The expansion of our digital universe — Second Life, Facebook, MySpace, Twitter — has shifted not only how we spend our time but also how we construct identity. For her coming book, “Alone Together,” Sherry Turkle, a professor at M.I.T., interviewed more than 400 children and parents about their use of social media and cellphones. Among young people especially she found that the self was increasingly becoming externally manufactured rather than internally developed: a series of profiles to be sculptured and refined in response to public opinion. “On Twitter or Facebook you’re trying to express something real about who you are,” she explained. “But because you’re also creating something for others’ consumption, you find yourself imagining and playing to your audience more and more. So those moments in which you’re supposed to be showing your true self become a performance. Your psychology becomes a performance.” Referring to “The Lonely Crowd,” the landmark description of the transformation of the American character from inner- to outer-directed, Turkle added, “Twitter is outer-directedness cubed.”

---Tom Shone reviews the review of Scott Pilgrim versus the World (and Wolcott's reaction)

---YouTube at war:

"Wilson’s video did not appear in isolation. A few weeks before he uploaded “Blah Blah Blah,”a troop of soldiers in Afghanistan spoofed Lady Gaga’s “Telephone” and it became a viral sensation. In July, a group of Israeli soldiers in Hebron filmed themselves dancing to Ke$ha’s “TiK ToK” on the very street they were just then patrolling, their rifles flopping as their hips swiveled. And the USO in Korea is holding a music-video-parody competition for all soldiers, which, Wilson says, is using his video as an example. American Soldier Idol.

These videos are revealing a new breed of soldier: rebellious, witty, rabid consumers of pop culture, thousands of miles from home but able to Skype daily with family and friends. They are as plugged in as lab rats. When they are not on patrol, they live on the web. They are there and here at once. In Iraq, there are long, stretching days and lonely nights when the guys don’t come out of their rooms unless the Internet is down or an alarm sounds and the base is in trouble. They get gray inside waiting for time to pass, downloading songs and doing pull-ups and growing larger, their arms, chests, jaws. But the making of the video was a reason to come outside, to wield glow sticks, to show off their gym bodies, to have fun. “They don’t pay us,” Wilson says, “to be miserable out here.”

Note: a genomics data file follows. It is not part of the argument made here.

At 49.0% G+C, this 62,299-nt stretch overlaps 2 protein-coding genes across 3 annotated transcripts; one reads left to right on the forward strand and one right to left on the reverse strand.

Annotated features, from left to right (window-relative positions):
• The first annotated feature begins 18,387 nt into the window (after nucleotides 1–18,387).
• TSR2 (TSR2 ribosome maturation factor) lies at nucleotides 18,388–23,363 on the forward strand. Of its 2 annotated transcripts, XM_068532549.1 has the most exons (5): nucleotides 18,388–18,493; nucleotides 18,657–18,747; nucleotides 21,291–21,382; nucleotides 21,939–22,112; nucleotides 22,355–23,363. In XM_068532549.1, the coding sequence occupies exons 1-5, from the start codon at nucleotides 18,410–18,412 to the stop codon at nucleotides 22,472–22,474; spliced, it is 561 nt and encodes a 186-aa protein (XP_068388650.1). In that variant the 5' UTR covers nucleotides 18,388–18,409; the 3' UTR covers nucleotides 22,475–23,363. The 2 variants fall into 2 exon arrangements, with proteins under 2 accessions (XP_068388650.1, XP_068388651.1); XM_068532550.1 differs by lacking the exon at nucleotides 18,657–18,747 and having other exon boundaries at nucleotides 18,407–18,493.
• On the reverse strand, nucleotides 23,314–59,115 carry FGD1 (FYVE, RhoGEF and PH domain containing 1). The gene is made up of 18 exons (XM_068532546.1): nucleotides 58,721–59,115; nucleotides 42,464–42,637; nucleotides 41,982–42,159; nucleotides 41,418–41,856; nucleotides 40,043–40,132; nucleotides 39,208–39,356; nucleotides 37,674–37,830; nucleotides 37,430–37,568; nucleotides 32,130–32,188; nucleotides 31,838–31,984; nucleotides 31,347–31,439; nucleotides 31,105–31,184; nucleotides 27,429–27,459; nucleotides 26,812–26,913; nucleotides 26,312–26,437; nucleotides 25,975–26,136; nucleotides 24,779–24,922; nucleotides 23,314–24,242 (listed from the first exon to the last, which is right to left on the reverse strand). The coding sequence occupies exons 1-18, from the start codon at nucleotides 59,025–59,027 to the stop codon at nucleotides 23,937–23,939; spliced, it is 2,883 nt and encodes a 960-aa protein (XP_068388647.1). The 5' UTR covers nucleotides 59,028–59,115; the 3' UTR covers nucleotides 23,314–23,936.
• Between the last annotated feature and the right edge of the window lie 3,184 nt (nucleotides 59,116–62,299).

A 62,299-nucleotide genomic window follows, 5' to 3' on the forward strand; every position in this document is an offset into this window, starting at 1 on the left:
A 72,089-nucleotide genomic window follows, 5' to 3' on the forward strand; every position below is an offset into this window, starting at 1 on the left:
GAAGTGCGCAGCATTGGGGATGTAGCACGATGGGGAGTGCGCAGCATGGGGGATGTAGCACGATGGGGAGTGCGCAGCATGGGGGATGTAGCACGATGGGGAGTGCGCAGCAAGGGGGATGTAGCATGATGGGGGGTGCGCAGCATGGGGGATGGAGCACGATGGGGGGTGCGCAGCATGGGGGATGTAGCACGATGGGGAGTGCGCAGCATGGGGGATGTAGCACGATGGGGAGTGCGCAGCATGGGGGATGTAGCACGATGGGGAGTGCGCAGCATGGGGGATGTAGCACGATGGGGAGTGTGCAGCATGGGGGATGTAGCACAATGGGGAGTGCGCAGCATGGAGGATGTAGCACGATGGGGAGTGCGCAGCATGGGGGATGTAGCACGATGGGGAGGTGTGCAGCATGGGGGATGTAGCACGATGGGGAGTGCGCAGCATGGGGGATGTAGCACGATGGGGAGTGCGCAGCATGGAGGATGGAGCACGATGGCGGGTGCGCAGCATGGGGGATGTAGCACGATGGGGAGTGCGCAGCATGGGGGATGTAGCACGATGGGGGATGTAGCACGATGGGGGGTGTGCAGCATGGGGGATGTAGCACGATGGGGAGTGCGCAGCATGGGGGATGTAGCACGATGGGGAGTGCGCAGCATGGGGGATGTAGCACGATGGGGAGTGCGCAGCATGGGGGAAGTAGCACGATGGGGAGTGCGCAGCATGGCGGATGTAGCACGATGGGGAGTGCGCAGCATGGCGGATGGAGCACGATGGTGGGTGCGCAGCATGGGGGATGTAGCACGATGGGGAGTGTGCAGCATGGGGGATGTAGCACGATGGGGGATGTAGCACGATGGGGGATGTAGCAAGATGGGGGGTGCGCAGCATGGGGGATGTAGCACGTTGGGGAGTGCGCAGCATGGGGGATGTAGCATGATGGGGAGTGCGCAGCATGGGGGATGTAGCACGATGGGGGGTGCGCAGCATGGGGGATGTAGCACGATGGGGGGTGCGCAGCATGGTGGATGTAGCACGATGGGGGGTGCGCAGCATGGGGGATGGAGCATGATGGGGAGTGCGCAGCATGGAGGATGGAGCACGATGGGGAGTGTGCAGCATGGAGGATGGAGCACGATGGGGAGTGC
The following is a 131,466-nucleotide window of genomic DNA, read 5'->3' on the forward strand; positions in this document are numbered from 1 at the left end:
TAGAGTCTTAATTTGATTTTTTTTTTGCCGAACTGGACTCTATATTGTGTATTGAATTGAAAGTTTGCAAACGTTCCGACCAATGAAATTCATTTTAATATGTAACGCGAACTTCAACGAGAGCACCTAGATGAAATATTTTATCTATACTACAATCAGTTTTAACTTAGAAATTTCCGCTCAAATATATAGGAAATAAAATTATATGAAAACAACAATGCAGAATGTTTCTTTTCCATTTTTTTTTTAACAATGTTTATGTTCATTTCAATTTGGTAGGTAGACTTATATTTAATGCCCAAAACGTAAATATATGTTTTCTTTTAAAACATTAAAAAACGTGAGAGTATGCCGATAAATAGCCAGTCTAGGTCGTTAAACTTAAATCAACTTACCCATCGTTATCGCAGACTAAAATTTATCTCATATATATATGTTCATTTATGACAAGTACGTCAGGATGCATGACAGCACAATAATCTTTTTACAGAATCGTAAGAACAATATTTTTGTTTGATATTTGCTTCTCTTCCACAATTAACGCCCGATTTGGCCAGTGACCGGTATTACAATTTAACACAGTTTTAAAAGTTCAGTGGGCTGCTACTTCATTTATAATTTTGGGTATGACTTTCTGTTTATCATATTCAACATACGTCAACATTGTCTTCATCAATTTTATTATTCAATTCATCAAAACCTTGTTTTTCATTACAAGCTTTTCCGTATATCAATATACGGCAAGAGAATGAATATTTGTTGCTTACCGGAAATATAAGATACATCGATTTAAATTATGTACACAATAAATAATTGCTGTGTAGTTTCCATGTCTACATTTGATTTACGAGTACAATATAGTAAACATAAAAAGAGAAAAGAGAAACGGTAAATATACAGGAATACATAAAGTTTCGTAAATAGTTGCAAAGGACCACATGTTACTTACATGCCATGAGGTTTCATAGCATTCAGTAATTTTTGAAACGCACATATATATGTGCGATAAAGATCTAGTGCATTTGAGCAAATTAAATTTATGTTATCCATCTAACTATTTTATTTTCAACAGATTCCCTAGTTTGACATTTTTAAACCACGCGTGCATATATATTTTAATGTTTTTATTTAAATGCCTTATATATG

---Scorsese prefers story to plot

---the mystery of Charlie Chan (thanks to @filmstudiesff)

---the last 5 years of blogging

---J. Rosen's media diet

---Hollywood is ruled by fear

---Edward Luce's thoughts on media wage stagnation:

Statistics only capture one slice of the problem. But it is the renowned Harvard economist, Larry Katz, who offers the most compelling analogy. “Think of the American economy as a large apartment block,” says the softly spoken professor. “A century ago – even 30 years ago – it was the object of envy. But in the last generation its character has changed. The penthouses at the top keep getting larger and larger. The apartments in the middle are feeling more and more squeezed and the basement has flooded. To round it off, the elevator is no longer working. That broken elevator is what gets people down the most.”

---Trash Day video

---Soviet photo art

---technology and censorship

---intriguing LGM film-making techniques from Filmutopia

---Sheila's doorway portfolio of The Searchers

---Funny or Die and the viral video

---lastly, Todd Selby's hip blog of various aesthetic spaces, a reply to the Sartorialist?